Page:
Blog Post#3: Bob Marley and the Wailers

Bob Marley is a Jamaican singer, musician, and songwriter who introduced reggae music to the world. He was the biggest contributor who made reggae music popular among the world. He sold more than 20 million records throughout his life and became a global artist who influenced a lot of people’s musical taste.

Robert Nesta “Bob” Marley was born on February 6th, 1945 in St. Ann Parish, Jamaica. St. Ann is a rural village called Nine Mile. Marley was born in a broken family. His father, Norval Marley was a white Jamaican originally from Sussex, England. Norval married Cedella Booker who was an Afro-Jamaican. Booker was 18 years old back then and Norval was a captain in the Royal marines. His job was to oversee plantation so he would be away all the time. He would financially support his family, but he couldn’t stay with them. When Bob Marley became 10 years old, Norval Marley passed away due to a heart attack at the age of 70. And, his mother had a second marriage with Edward Booker, an American civil servant.

Bob Marley had a friend who influenced him to play music. His name is Neville “Bunny” Livingston. Bunny taught him how to play guitar and they both shared their favorite music together. They started to play music together since primary school. Marley’s mom and Neville’s dad was engaged in a relationship and had a daughter. Therefore, their family began to live together in the same house in Trenchtown in the 1950s.

Trenchtown was known as one of the city’s poorest towns. When Bob Marley was struggling with poverty, music was the inspiration to survive in his life. There were a lot of talented local performers at Trenchtown. The neighborhood was considered as the “Motown” in Jamaica. When American radio stations’ frequency was able to reach Jamaica, Marley and his friends would listen to Ray Charles, Elvis Presley, Fats Dominos, and the Drifters. Marley and his friends including Bunny Wailer formed a vocal group. One of his vocal group members, Joe Higgs was part of a successful vocal act “Higgs and Wilson.” Higgs helped Marley to develop their vocal harmonies and his guitar skills.

In 1962, Bob Marley started to record his own songs. A local music producer, Leslie Kong liked Marley’s vocal so Kong had him to record a few singles, “Judge Not”, “One Cup of Coffee”, “Do You Still Love Me?”, and “Terror” at Federal studio. And, Marley brought Bunny Wailer Peter Tosh, Junior Braithwaite, Beverley Kelso, and Cherry Smith to form a vocal group called, “Wailing Wailers.” The group wasn’t succeeding so they fell apart. Then he moved to the U.S where his mom was living.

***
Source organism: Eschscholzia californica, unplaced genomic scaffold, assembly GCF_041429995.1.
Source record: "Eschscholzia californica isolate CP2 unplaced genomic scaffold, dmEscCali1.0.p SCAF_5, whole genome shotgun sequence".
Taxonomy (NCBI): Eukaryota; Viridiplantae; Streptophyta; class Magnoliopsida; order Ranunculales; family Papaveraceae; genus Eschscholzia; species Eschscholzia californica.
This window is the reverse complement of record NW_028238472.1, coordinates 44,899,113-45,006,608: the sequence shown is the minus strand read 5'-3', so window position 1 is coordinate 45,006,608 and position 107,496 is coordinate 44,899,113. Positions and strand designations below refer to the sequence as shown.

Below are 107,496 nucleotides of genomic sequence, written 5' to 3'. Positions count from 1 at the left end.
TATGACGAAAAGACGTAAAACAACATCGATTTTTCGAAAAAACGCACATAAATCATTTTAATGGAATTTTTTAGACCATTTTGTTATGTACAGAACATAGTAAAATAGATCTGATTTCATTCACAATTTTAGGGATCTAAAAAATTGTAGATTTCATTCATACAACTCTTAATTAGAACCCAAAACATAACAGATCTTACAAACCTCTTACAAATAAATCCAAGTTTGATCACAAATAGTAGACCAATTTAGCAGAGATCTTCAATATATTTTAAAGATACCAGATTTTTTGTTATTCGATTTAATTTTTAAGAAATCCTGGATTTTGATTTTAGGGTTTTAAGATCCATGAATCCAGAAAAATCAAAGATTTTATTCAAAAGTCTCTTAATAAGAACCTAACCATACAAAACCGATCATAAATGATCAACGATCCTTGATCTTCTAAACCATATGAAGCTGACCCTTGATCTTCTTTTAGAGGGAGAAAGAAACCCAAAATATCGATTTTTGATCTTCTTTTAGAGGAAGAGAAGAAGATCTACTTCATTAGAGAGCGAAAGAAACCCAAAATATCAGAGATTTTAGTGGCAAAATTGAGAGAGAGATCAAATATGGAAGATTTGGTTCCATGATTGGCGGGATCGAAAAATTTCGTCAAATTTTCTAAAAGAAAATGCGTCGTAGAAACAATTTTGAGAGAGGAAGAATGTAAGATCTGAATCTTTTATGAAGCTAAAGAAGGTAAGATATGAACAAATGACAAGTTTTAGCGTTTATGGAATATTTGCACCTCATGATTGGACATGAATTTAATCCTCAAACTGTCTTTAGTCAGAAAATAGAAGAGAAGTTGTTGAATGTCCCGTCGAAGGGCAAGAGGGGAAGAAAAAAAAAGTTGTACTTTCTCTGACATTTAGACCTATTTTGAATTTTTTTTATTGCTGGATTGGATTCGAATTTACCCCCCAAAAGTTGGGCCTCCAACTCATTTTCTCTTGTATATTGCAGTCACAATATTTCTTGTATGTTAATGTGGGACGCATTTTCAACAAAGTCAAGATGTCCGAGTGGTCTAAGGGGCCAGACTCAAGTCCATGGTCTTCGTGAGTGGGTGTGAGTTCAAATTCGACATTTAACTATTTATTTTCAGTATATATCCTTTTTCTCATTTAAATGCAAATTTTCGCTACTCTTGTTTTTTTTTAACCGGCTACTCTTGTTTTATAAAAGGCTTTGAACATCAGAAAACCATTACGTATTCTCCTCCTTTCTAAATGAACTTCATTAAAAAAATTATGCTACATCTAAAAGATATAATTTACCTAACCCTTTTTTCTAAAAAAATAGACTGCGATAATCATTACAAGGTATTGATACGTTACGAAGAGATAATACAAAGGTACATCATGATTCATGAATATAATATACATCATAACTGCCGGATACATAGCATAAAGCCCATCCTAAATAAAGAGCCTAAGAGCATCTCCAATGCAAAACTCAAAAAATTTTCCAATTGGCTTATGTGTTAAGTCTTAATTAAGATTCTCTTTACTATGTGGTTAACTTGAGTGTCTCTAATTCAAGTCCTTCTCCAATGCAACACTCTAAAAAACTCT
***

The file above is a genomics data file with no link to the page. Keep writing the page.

After that, he got reunited with his friends and reunited the Wailers. At this time, Marley was deeply into Rastafarian movement. According to BBC.com, rastafari is a young, Africa-centred religion which developed in Jamaica in the 1930s, following the coronation of Haile Selassie I as King of Ethiopia in 1930. His music was inspired mostly by his spiritual belief. In the 1960s, Bob Marley had a chance to work with pop singer Johnny Nash. Johnny Nash helped the Wailers to advance their musical career. Nash became interested in Jamaican popular music more seriously and got to know Rastafarian. At Rastafarian meeting, Nash was introduced to Bob and Rita Marley. And, Nash and his friend Danny Sims got to know the Wailers. Sims wanted to promote them with JAD records in London. And, the Wailers also worked with Lee Perry who is a sound engineer and musician. They worked in the back room of Perry’s Upsetter Record shop. They held their first session at Studio 17, Perry’s record store at the end to 1969. In 1971, the Wailers were working as the backing band for Nash’s upcoming album, which contained “I Can See Clearly Now.” Marley also composed songs: “Stir It Up,” “Comma Comma,” “Guava Jelly,” and “You Poured Sugar on Me.” His songs were climbing up the British charts. Marley also composed “Reggae on Broadway” and Sims wanted to sign Bob Marley to CBS so that they could release this song. Therefore, they stayed in London and worked on music.

In 1972, the Wailers made a contract with Island Record. They released “I shot the Sheriff” and Eric Clapton later covered this song. This song hit No.1 hit in Billboard Chart.

In 1974, Bob Marley break up with his band. Bunny Wailer and Peter Tosh decided to proceed their music career as solo artists. Marley recruited new band members for the Wailers and the band became “Bob Marley & the Wailers.” Bob Marley’s first song as a solo artist was “No Woman No Cry.” And, it became his first top 40 hit in Britain. The live recording of “No Woman No Cry” was more danceable and energized. The energy expressed by Bob and the heavy reggae rhythms of the Wailers was readily apparent on the album. Several of the songs performed that night were taken at a speed just slightly faster than their studio versions. Their energy and reggae rhythm lured many fans and this song made Bob Marley & the Wailers known to the public.

Bob Marley became a pioneer who made Jamaican reggae music popular to the world. He became and international music icon. Rastaman Vibration album made the U.S music charts in 1976. This album means special to him because it represents his spiritual belief. One of his songs, “War” was inspired by a speech by Haile Selassie. Haile Selassie was the 20th-century Ethiopian emperor who is seen as a type of a spiritual leader in the Rastafarian movement. The song was about freedom from oppression and a hope for New Africa without racial hierarchy.

Bob Marley was an artist who wanted to share his culture and religious belief to people throughout his music career. in 1978, he also visited Kenya and Ethiopia and released an album called “Survival”  for Africans to end oppression in Africa continent. He was not only a talented musician, but also an ambassador who fight for the African countries to be free in their lives.

Advertisements